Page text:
As one of few Taiwanese filmmakers who studied abroad several decades ago, Pai Ching-jui studied in Accademia di Belle Arti di Roma in 1961 and Centro Sperimentale di Cinematografia di Roma in 1962. Inspired by Italian Neorealism, his works include healthy realism films and romantic films based on the novels written by Chiung Yao, who is one of the most popular romance novelists in the Chinese-speaking world. Pai tried to experiment with different kinds of picture composition and music in his films. Also, there is some deep criticism of the era hidden in the light humor of the films.
From the 1960s to 1970s, people around the world was trying to break free from the authority, pursue freedom, and seek their true self. Rock music and punk music emerged. The old studio system in Hollywood fell, and the world started to embrace European New Wave cinema. At that time, Taiwan’s film industry was restricted by its historical glitches, such as Japanese colonialism and the KMT policy of cultural assimilation. Thus, Taiwanese audience had difficulty accepting experimental films. Under the circumstances, the Central Motion Picture Corporation (CMPC) introduced “Healthy realism” to the world in the 1960s. Healthy realism films applied the Italian Neorealist approach of shooting on location without taking in the dark and pessimistic style and chose to focus on the beautiful lives of those kind but ordinary people.
A morning in Taipei (1964) was Pai’s first film after he came back to Taiwan. “At the time, CMPC were encouraging filmmakers to produce healthy realism films. However, Pai took a documentary approach to shoot this film, which was hardly approved by the studio. Therefore, the project was aborted, and there were only two tapes left,” according to Taiwan Docs. A morning in Taipei captured different views of Taipei, from the streets in the morning light, vendors in the traditional markets to the newspaper agencies. The narration of the film was not linear, and there wasn’t any room for politically correct ideology. That might be the reason why this film couldn’t be recognized then. The film didn’t have any sound effect or voice-over, but the silence of the film gives room for the audience’s imagination. Several decades later, the film was finally released. In 2008, Documentary director Cheng Wen-Tang teamed up with the band Aphasia to perform live music along with the screening of the film. The contemporary music Cheng and Aphasia created filled the gap between generations and replicated the look of Taipei city in the 1960s.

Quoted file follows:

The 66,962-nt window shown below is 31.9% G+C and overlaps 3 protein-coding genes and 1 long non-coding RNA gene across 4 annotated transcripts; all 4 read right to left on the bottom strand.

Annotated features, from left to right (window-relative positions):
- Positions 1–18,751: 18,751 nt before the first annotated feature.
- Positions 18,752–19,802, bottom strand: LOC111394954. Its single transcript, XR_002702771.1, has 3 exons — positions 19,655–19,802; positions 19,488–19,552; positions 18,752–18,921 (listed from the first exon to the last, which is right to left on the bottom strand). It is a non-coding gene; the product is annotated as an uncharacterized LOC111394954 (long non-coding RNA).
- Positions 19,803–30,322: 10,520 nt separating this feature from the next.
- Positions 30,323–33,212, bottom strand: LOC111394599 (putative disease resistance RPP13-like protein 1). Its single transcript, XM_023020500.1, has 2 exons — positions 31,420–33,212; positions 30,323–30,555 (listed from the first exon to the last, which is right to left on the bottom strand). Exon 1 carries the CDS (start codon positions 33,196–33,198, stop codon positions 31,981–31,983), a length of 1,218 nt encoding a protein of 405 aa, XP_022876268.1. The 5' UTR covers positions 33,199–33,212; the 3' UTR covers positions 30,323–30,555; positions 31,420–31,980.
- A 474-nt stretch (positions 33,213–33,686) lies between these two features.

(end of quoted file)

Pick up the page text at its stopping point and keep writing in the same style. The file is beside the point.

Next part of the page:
As mentioned before, Pai’s directorial debut Lonely Seventeen (1968) was also a film whose theme appeared to be love. But in fact, it was an enlightening film. Originally, the focus of the film lies in youngsters’ stress and mental health problems, but CMPC forced Pai to follow the rules of healthy realism and make it a romantic story. In the film, the teenage girl, played by Bao-Yun Tang, falls in love with her cousin, played by Chun Hsiung Ko. After the cousin is killed in a car accident, the girl thinks God is punishing them and becomes schizophrenic. In the end, she is cured and gets herself back to “healthy.”
From the musical design of the film, we can see Pai’s innovative ideas. There is one scene where the teenage girl is getting dressed in her gorgeous robes. Without a word, the atmosphere of the scene is solely built up by various styles of music. For example, the “Danse chinoise” from the Nutcracker perfectly matches the shyness of the girl when she is putting on her silk stockings and high heels. Through the music, the audience can experience that slight feeling of being in love for the first time. Besides, Pai used the spinning sky and a screech in two different scenes. One was when the sensitive teenager girl is on the carousel in an amusement park, and the other was when she hears the news of her cousin’s death. Pai also mixed the image of rotating chandelier with her cousin’s face to represent the unstable mental status of the teenager girl. Such approaches might remind the audience of the amusement park scene in Hitchcock’s The Stranger On the Train (1951) and the electronic high-frequency sounds in Vertigo (1958). As the sound fades and enhances, the audience might feel dizzy and nervous like the characters feel.